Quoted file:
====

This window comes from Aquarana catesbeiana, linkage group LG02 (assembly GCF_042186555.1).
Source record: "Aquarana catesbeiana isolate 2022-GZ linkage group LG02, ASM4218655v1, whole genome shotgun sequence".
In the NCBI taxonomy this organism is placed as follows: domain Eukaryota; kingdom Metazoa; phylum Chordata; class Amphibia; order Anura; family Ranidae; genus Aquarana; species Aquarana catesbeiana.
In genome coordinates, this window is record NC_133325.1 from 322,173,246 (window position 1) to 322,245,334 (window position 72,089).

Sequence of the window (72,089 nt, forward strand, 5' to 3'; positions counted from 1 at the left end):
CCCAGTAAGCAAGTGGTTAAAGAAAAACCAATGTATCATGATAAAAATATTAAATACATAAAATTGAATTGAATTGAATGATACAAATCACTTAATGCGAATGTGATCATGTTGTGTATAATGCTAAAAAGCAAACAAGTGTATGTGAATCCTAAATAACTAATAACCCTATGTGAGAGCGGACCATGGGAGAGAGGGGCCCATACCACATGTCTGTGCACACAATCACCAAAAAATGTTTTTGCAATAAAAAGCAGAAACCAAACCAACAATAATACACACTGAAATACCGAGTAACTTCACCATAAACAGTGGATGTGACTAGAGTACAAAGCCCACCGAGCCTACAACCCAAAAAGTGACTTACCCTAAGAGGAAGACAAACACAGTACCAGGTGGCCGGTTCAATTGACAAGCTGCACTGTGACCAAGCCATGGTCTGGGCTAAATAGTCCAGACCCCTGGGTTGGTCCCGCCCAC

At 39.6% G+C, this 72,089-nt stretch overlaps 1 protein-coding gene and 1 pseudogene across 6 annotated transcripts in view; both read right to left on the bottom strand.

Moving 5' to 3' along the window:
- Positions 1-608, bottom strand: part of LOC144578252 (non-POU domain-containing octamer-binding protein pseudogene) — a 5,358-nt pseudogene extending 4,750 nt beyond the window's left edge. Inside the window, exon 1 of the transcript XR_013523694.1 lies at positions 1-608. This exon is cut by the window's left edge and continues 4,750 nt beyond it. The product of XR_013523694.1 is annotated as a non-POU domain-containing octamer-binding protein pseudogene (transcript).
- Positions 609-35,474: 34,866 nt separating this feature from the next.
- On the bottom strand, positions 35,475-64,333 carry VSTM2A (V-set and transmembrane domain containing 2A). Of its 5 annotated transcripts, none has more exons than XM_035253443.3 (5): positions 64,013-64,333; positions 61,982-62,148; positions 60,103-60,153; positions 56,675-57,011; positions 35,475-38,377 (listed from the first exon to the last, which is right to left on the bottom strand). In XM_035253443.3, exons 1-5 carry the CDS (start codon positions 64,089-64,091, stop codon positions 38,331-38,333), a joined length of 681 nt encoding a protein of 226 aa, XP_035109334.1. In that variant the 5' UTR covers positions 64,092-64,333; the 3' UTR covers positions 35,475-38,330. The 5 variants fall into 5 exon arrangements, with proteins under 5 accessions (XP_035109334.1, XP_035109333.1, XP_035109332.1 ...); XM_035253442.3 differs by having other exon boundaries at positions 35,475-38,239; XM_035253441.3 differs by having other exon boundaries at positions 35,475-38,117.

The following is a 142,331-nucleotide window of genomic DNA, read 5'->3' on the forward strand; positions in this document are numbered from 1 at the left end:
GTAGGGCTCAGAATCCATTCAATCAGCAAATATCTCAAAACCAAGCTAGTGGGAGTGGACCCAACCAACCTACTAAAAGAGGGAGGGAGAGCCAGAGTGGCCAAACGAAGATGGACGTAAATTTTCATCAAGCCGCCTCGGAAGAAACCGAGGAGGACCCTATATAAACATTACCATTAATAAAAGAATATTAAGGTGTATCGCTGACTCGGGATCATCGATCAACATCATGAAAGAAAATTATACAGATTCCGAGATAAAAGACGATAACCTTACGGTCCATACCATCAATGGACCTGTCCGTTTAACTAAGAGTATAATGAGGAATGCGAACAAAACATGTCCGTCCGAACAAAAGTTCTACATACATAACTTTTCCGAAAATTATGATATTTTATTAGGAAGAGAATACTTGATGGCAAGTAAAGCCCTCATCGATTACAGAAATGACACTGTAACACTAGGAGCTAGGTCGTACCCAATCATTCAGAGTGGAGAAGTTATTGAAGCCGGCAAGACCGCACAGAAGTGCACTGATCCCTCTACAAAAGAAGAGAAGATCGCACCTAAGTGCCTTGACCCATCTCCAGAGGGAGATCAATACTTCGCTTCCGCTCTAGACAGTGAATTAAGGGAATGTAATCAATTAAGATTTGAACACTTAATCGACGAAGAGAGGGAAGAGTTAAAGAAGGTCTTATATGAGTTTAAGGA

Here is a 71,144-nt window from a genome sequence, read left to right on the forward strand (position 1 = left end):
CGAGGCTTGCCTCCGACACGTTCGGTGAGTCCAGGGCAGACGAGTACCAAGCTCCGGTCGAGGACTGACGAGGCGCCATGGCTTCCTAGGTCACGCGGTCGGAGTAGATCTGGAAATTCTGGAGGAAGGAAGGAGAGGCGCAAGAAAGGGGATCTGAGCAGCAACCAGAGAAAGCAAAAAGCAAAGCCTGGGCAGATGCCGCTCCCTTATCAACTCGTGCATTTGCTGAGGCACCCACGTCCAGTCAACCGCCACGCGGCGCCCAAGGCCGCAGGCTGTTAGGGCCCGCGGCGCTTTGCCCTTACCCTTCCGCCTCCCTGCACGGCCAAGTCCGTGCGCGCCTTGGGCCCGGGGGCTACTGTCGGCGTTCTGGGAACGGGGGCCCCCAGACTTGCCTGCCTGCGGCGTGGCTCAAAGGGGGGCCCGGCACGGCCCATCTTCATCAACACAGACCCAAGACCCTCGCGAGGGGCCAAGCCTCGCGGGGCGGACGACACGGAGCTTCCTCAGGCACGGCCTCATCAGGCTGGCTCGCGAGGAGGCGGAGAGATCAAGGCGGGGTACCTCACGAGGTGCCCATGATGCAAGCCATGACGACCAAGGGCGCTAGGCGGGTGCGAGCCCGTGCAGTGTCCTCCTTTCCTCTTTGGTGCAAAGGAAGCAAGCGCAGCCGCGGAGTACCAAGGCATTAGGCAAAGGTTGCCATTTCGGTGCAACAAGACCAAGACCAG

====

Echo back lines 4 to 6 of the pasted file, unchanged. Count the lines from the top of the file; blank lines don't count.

In genome coordinates, this window is record NC_133325.1 from 322,173,246 (window position 1) to 322,245,334 (window position 72,089).

Sequence of the window (72,089 nt, forward strand, 5' to 3'; positions counted from 1 at the left end):
CCCAGTAAGCAAGTGGTTAAAGAAAAACCAATGTATCATGATAAAAATATTAAATACATAAAATTGAATTGAATTGAATGATACAAATCACTTAATGCGAATGTGATCATGTTGTGTATAATGCTAAAAAGCAAACAAGTGTATGTGAATCCTAAATAACTAATAACCCTATGTGAGAGCGGACCATGGGAGAGAGGGGCCCATACCACATGTCTGTGCACACAATCACCAAAAAATGTTTTTGCAATAAAAAGCAGAAACCAAACCAACAATAATACACACTGAAATACCGAGTAACTTCACCATAAACAGTGGATGTGACTAGAGTACAAAGCCCACCGAGCCTACAACCCAAAAAGTGACTTACCCTAAGAGGAAGACAAACACAGTACCAGGTGGCCGGTTCAATTGACAAGCTGCACTGTGACCAAGCCATGGTCTGGGCTAAATAGTCCAGACCCCTGGGTTGGTCCCGCCCAC